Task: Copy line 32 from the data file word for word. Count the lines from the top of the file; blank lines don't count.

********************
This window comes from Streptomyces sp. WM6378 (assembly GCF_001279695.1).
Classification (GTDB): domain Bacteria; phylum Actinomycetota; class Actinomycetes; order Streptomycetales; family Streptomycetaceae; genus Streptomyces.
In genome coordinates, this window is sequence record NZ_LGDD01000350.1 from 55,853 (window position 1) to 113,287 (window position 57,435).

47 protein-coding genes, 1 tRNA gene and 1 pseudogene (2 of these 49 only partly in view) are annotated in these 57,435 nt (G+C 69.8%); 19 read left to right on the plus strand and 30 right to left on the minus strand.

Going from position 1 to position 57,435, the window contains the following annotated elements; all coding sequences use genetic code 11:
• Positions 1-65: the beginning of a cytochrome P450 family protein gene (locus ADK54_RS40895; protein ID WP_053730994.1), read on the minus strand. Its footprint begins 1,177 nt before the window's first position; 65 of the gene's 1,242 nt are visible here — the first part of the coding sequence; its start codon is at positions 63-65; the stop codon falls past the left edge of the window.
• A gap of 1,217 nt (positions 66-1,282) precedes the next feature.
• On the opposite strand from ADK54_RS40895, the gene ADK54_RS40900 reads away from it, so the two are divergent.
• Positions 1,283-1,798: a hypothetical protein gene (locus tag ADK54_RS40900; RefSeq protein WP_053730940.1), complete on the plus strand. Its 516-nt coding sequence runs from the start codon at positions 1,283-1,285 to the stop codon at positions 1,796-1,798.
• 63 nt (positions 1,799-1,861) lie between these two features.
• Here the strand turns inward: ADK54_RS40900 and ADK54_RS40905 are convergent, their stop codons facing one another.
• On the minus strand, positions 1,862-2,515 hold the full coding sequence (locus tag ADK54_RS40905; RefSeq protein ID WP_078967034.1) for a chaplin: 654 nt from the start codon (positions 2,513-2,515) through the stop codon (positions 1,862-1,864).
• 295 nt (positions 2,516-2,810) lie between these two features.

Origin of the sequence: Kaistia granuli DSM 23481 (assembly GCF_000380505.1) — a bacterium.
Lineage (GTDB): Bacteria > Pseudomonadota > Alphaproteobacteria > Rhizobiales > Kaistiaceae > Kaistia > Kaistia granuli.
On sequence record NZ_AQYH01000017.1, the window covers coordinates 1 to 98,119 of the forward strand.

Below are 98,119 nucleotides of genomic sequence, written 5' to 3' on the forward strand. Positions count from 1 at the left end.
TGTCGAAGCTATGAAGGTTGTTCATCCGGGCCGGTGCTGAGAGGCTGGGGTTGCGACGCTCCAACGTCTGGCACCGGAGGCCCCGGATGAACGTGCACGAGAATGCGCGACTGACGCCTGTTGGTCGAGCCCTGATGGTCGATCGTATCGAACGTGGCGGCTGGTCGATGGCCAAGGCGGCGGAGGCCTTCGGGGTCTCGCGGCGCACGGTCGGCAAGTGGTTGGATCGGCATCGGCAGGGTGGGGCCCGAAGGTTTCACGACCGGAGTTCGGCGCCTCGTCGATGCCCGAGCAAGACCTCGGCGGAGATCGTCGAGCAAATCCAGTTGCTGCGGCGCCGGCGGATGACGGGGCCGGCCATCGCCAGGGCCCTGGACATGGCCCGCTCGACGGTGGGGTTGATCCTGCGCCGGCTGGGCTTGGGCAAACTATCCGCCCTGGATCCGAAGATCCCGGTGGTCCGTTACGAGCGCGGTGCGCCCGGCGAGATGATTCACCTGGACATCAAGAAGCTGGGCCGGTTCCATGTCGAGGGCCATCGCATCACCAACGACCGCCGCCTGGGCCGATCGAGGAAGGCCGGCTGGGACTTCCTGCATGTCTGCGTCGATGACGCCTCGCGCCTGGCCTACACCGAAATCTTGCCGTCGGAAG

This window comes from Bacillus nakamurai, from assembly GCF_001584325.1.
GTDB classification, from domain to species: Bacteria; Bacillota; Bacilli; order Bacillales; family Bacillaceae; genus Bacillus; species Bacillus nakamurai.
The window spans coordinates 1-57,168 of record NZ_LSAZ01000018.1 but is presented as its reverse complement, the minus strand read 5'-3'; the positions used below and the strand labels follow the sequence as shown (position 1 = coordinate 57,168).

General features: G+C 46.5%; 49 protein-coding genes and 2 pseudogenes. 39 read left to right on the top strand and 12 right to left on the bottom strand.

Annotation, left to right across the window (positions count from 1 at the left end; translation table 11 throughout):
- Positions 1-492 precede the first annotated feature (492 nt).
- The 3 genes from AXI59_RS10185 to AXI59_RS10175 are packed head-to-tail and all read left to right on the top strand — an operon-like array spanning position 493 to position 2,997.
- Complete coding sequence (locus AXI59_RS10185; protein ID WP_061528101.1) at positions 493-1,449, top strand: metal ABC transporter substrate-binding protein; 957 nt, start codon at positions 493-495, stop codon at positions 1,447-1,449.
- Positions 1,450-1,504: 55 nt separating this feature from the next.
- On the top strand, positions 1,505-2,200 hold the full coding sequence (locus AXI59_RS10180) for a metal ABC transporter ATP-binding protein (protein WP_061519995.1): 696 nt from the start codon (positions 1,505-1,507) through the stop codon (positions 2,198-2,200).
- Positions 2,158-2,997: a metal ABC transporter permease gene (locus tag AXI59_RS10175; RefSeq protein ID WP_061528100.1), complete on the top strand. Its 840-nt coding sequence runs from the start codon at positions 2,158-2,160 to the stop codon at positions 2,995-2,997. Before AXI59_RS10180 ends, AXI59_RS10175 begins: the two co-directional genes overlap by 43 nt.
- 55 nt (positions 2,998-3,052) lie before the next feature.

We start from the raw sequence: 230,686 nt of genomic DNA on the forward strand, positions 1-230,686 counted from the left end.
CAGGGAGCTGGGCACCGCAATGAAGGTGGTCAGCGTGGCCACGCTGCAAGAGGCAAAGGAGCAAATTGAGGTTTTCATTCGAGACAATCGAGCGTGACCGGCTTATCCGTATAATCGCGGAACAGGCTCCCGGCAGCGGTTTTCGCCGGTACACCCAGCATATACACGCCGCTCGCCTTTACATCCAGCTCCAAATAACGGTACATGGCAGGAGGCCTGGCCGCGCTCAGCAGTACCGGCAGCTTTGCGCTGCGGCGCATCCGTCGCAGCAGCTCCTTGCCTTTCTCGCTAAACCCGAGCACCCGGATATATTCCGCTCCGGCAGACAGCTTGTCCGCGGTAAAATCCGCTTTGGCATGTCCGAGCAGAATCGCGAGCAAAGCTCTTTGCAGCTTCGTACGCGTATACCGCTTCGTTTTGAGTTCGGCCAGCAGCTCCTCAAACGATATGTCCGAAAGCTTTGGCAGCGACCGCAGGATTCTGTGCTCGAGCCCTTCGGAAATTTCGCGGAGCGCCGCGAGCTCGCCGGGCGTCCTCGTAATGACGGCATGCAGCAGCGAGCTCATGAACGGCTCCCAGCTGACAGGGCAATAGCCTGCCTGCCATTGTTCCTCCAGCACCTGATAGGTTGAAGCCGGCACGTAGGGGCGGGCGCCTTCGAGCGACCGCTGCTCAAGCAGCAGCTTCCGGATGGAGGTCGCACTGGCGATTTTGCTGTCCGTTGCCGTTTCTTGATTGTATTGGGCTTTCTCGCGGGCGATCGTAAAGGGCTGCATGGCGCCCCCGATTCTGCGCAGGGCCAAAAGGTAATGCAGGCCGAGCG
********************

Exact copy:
CAGGGAGCTGGGCACCGCAATGAAGGTGGTCAGCGTGGCCACGCTGCAAGAGGCAAAGGAGCAAATTGAGGTTTTCATTCGAGACAATCGAGCGTGACCGGCTTATCCGTATAATCGCGGAACAGGCTCCCGGCAGCGGTTTTCGCCGGTACACCCAGCATATACACGCCGCTCGCCTTTACATCCAGCTCCAAATAACGGTACATGGCAGGAGGCCTGGCCGCGCTCAGCAGTACCGGCAGCTTTGCGCTGCGGCGCATCCGTCGCAGCAGCTCCTTGCCTTTCTCGCTAAACCCGAGCACCCGGATATATTCCGCTCCGGCAGACAGCTTGTCCGCGGTAAAATCCGCTTTGGCATGTCCGAGCAGAATCGCGAGCAAAGCTCTTTGCAGCTTCGTACGCGTATACCGCTTCGTTTTGAGTTCGGCCAGCAGCTCCTCAAACGATATGTCCGAAAGCTTTGGCAGCGACCGCAGGATTCTGTGCTCGAGCCCTTCGGAAATTTCGCGGAGCGCCGCGAGCTCGCCGGGCGTCCTCGTAATGACGGCATGCAGCAGCGAGCTCATGAACGGCTCCCAGCTGACAGGGCAATAGCCTGCCTGCCATTGTTCCTCCAGCACCTGATAGGTTGAAGCCGGCACGTAGGGGCGGGCGCCTTCGAGCGACCGCTGCTCAAGCAGCAGCTTCCGGATGGAGGTCGCACTGGCGATTTTGCTGTCCGTTGCCGTTTCTTGATTGTATTGGGCTTTCTCGCGGGCGATCGTAAAGGGCTGCATGGCGCCCCCGATTCTGCGCAGGGCCAAAAGGTAATGCAGGCCGAGCG